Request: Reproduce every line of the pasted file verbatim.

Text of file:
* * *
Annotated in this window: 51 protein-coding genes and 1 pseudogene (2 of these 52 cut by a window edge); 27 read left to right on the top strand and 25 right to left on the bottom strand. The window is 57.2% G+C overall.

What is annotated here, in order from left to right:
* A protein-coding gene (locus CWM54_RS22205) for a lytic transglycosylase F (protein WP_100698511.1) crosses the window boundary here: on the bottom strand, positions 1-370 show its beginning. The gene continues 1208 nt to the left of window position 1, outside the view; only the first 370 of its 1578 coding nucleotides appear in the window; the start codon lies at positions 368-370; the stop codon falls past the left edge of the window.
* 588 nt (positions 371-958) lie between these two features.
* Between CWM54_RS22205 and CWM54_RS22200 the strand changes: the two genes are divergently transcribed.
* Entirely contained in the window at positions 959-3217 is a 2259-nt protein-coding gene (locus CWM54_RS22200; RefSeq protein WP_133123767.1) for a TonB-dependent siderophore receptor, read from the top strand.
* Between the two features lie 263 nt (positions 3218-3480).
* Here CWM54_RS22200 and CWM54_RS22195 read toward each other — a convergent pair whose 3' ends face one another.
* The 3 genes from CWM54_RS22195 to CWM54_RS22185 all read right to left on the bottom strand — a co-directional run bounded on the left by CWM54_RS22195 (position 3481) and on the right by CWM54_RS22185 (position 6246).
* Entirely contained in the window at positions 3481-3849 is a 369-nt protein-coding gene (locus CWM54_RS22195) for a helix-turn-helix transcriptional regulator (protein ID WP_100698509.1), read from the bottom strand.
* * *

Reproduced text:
Annotated in this window: 51 protein-coding genes and 1 pseudogene (2 of these 52 cut by a window edge); 27 read left to right on the top strand and 25 right to left on the bottom strand. The window is 57.2% G+C overall.

What is annotated here, in order from left to right:
* A protein-coding gene (locus CWM54_RS22205) for a lytic transglycosylase F (protein WP_100698511.1) crosses the window boundary here: on the bottom strand, positions 1-370 show its beginning. The gene continues 1208 nt to the left of window position 1, outside the view; only the first 370 of its 1578 coding nucleotides appear in the window; the start codon lies at positions 368-370; the stop codon falls past the left edge of the window.
* 588 nt (positions 371-958) lie between these two features.
* Between CWM54_RS22205 and CWM54_RS22200 the strand changes: the two genes are divergently transcribed.
* Entirely contained in the window at positions 959-3217 is a 2259-nt protein-coding gene (locus CWM54_RS22200; RefSeq protein WP_133123767.1) for a TonB-dependent siderophore receptor, read from the top strand.
* Between the two features lie 263 nt (positions 3218-3480).
* Here CWM54_RS22200 and CWM54_RS22195 read toward each other — a convergent pair whose 3' ends face one another.
* The 3 genes from CWM54_RS22195 to CWM54_RS22185 all read right to left on the bottom strand — a co-directional run bounded on the left by CWM54_RS22195 (position 3481) and on the right by CWM54_RS22185 (position 6246).
* Entirely contained in the window at positions 3481-3849 is a 369-nt protein-coding gene (locus CWM54_RS22195) for a helix-turn-helix transcriptional regulator (protein ID WP_100698509.1), read from the bottom strand.